One of the worst droughts in California history has officially ended, governor Jerry Brown declared yesterday. However, the prolonged drought strained the state's farm economy and threatened water supplies for millions of residents.
Reservoirs that started drying up in late 2011, had filled up again as storms hit the state for months and water flowed from melting snowpacks. Brown lifted most stipulations of an emergency order he implemented in January 2014, about two years after conditions developed into a drought.
However, Brown stressed that the need for conservation continued. Officials would still require a number of long-term water-use limits imposed last year. They were developing water preservation standards for urban agencies.
"This drought emergency is over, but the next drought could be around the corner," Brown said in a statement. "Conservation must remain a way of life."
The drought has cost billions to the agricultural economy, killed an estimated 100 million trees, and rendered a half-million acres of farmland fallow. It also deprived some communities of reliable sources of drinking water.
However conditions improved significantly beginning in October 2016, when a series of massive storms hit Northern California. The rain and snow continued through the winter, with a number of major reservoirs filling up to a point where officials were forced to release water.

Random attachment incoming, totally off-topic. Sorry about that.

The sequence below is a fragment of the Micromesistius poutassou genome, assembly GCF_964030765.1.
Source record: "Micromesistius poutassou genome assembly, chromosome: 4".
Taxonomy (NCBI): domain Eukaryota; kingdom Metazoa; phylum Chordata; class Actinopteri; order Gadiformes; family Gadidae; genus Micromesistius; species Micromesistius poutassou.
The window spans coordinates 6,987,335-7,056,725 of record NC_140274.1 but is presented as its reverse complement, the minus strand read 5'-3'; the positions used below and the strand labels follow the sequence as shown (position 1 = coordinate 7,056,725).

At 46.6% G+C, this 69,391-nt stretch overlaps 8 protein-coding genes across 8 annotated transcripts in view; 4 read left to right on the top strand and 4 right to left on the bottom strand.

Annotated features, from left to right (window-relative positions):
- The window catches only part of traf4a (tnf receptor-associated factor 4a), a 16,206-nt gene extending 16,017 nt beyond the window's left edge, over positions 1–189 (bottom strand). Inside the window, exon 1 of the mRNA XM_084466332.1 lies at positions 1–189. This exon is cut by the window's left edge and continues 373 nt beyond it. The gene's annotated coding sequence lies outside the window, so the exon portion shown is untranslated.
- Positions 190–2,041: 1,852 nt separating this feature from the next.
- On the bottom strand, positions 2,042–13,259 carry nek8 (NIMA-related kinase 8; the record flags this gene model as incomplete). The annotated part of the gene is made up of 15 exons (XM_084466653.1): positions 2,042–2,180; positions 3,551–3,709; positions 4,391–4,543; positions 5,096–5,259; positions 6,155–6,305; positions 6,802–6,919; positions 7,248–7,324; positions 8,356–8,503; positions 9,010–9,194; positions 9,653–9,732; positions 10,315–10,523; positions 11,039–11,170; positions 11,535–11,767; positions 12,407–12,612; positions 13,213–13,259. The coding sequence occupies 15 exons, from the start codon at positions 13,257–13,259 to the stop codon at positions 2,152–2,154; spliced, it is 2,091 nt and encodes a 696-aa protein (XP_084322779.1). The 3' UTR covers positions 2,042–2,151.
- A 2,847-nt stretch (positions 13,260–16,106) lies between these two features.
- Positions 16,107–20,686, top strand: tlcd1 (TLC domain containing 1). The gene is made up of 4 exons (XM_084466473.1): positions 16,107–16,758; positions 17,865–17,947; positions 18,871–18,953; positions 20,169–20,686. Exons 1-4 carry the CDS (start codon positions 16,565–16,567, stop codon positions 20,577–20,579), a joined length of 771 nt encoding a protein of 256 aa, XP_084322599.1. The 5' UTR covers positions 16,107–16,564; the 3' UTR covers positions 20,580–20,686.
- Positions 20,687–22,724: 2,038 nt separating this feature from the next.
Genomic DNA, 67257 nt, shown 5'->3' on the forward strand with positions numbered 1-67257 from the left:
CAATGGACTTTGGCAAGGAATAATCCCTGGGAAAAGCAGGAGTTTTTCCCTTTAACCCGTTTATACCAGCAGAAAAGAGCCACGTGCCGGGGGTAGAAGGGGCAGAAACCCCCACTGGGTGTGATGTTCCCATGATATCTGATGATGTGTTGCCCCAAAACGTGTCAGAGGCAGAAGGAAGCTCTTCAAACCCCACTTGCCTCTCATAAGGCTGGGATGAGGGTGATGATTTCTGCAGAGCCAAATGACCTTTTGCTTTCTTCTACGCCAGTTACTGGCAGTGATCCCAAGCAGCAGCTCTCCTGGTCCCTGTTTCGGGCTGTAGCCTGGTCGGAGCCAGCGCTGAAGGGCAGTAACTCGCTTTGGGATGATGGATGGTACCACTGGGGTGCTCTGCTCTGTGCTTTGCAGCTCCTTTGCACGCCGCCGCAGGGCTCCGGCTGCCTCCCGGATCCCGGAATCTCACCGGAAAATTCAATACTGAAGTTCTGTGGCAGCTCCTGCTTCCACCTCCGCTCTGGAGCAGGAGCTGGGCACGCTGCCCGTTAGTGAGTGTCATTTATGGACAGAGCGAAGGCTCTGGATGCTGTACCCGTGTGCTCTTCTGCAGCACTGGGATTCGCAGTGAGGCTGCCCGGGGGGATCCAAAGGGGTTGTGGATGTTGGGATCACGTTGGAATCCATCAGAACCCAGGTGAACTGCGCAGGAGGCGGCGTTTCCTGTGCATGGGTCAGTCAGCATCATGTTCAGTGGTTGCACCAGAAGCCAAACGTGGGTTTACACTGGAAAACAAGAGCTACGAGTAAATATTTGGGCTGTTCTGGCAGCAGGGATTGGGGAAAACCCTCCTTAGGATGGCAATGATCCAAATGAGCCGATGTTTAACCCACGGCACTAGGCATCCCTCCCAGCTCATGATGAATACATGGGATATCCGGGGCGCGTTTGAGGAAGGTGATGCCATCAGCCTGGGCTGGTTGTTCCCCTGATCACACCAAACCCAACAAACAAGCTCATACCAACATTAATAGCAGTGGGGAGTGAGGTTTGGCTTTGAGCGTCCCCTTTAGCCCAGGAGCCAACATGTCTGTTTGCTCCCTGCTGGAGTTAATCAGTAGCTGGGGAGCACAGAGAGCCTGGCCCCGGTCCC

The state's snowpack staged an impressive recover and as of yesterday, the water content in the state's snowpack was about 160 per cent of what was considered normal for the time of year.
Though drought emergency measures had been lifted throughout the state yesterday, four Central California counties - Fresno, Kings, Tulare and Tuolumne - which were among the worst hit would continue with the measures.
Californians managed to cut their water consumption by over 22 per cent between June 2015 and January 2017. Even as state officials unveiled a plan to continue water conservation in the years ahead, a number of prohibitions against wasteful water practices - like hosing off a sidewalk will remain.